Light trapping – Inlucent Cellulose Manifolds
Category: Biomaterial composite Prototype
By: Noor El-Gewely
Advisor: Marcos Cruz
Assistant: Nina Jotanovic
Biology Support: Núria Conde Pueyo
Computational Support: Rodrigo Aguirre & Jayant Khanuja
Fabrication Support: Kunaljit Singh Chadha
Nature offers many examples of principles of structural and form optimization, where the material properties are tuned according to their function. Although currently the conventional building industry specifies materials which are “fit-for-purpose” for their intended application, these are usually assembled as a series of discrete parts. Through the development of functionally graded materials (FGM), the building industry can make a significant contribution to reducing resource consumption, energy use, emissions, and waste towards the realization of resource efficient architecture. But it also gives rise to new aesthetic possibilities, and in fact redefines the traditional relationship between form and function: It allows the material properties of a building component to be designed irrespective of its outer shape - whether through changes in porosity, stiffness, or transitions between materials. While in the past the predominant optimization technique was to design form as a function of material, functionally graded building components offer an entirely new approach: the design of material as a function of form. This research aims to investigate the design and fabrication possibilities using natural resin as affordable and translucent binding material, with a potentially long life span. By using material it its liquid state it can be malleable and can be adapted for various digital fabrication methods such as casting in CNC milled molds or robotica additive manufacturing.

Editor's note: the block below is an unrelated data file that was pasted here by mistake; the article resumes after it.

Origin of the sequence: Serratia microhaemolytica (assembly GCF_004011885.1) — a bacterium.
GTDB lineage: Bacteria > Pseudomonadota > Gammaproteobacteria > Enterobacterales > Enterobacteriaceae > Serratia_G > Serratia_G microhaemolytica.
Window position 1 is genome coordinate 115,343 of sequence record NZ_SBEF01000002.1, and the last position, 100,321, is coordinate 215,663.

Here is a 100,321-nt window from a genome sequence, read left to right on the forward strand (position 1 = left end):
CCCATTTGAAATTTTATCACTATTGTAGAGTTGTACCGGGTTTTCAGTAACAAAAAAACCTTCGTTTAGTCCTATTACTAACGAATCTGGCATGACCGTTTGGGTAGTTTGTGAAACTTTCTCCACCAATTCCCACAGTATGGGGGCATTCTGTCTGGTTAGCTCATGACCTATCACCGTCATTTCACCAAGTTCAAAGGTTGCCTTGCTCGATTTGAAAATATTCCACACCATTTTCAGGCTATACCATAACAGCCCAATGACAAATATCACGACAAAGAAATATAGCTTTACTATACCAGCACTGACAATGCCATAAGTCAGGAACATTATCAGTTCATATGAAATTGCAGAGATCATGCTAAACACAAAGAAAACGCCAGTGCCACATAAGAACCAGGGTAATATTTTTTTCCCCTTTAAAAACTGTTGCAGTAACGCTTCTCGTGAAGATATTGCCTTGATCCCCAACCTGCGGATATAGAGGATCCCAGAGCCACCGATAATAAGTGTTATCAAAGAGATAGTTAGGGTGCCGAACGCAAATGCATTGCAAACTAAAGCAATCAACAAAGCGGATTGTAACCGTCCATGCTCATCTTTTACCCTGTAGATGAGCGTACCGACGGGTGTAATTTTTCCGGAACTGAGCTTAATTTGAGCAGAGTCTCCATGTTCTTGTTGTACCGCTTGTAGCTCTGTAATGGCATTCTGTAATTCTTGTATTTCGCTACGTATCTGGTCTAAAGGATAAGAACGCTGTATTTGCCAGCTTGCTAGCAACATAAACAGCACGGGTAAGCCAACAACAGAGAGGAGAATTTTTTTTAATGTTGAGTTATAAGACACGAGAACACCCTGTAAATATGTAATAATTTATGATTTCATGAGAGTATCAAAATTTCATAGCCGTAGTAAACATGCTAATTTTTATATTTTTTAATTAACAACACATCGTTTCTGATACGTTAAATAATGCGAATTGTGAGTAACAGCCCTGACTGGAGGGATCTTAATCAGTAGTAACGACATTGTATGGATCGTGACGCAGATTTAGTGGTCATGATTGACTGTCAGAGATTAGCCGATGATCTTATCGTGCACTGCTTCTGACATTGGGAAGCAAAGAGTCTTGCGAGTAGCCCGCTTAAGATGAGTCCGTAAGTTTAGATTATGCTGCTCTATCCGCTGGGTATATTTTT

The material can be influenced by the application of temperature, material deposition and additive materials such as beeswax and cellulosic particles to enhance the mechanical properties. This research aims to highlight the relationship between material properties and structural optimization, in order to achieve multi material biocomposites in monolithic structures.
Light Trapping is a project developed at IAAC Institute for Advanced Architecture of Catalonia.